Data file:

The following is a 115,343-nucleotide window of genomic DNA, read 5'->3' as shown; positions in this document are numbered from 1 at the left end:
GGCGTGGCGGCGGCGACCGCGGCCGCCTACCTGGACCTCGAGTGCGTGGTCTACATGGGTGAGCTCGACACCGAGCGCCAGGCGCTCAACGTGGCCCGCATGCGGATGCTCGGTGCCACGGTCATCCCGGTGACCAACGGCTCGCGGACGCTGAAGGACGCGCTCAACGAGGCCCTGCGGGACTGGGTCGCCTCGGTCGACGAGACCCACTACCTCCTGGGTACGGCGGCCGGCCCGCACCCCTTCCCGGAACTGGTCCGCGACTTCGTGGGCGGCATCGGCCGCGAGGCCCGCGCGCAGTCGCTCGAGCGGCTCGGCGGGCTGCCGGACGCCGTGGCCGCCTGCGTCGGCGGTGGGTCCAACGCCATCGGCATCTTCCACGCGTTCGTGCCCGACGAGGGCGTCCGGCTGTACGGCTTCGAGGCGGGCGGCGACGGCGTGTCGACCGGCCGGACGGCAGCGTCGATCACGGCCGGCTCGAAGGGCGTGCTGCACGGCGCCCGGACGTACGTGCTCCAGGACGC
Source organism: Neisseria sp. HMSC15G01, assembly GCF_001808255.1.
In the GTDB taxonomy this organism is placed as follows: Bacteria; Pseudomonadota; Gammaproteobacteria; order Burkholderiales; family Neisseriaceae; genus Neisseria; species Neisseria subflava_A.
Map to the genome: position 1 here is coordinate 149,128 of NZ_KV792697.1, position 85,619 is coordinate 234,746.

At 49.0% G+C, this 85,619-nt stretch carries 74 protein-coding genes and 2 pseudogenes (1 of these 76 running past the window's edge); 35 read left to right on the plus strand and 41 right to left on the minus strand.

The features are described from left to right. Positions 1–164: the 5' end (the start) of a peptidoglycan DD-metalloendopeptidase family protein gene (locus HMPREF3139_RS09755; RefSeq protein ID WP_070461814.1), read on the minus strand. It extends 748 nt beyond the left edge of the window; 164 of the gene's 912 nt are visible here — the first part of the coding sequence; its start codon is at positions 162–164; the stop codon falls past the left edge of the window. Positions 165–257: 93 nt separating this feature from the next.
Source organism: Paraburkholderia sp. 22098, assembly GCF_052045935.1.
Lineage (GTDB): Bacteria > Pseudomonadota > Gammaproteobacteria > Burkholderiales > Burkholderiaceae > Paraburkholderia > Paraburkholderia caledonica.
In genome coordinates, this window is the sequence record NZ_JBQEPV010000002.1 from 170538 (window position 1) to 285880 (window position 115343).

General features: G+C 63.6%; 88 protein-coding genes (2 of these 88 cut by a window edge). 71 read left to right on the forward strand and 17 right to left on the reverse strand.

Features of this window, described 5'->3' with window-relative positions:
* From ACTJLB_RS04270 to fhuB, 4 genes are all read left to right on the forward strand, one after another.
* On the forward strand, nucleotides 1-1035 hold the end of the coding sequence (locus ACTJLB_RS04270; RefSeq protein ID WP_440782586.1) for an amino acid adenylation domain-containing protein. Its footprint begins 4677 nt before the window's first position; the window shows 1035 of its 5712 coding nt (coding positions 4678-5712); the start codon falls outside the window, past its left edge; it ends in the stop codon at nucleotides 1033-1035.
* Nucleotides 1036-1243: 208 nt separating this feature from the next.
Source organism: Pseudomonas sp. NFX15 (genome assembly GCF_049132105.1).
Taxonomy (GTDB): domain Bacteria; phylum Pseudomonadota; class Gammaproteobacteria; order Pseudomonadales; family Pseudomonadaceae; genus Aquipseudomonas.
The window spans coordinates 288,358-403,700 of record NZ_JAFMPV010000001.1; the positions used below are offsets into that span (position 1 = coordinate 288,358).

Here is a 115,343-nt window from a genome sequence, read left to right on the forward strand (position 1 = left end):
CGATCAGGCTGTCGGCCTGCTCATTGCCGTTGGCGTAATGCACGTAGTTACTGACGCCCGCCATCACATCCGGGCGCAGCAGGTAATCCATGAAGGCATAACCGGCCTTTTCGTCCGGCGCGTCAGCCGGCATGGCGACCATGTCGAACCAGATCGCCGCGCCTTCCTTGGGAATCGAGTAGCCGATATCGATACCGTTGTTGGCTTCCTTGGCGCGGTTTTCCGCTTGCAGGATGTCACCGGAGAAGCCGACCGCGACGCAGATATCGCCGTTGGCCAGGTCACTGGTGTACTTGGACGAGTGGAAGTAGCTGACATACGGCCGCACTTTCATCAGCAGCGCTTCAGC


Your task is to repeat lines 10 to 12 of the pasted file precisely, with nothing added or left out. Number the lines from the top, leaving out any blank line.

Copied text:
In genome coordinates, this window is the sequence record NZ_JBQEPV010000002.1 from 170538 (window position 1) to 285880 (window position 115343).

General features: G+C 63.6%; 88 protein-coding genes (2 of these 88 cut by a window edge). 71 read left to right on the forward strand and 17 right to left on the reverse strand.

Features of this window, described 5'->3' with window-relative positions: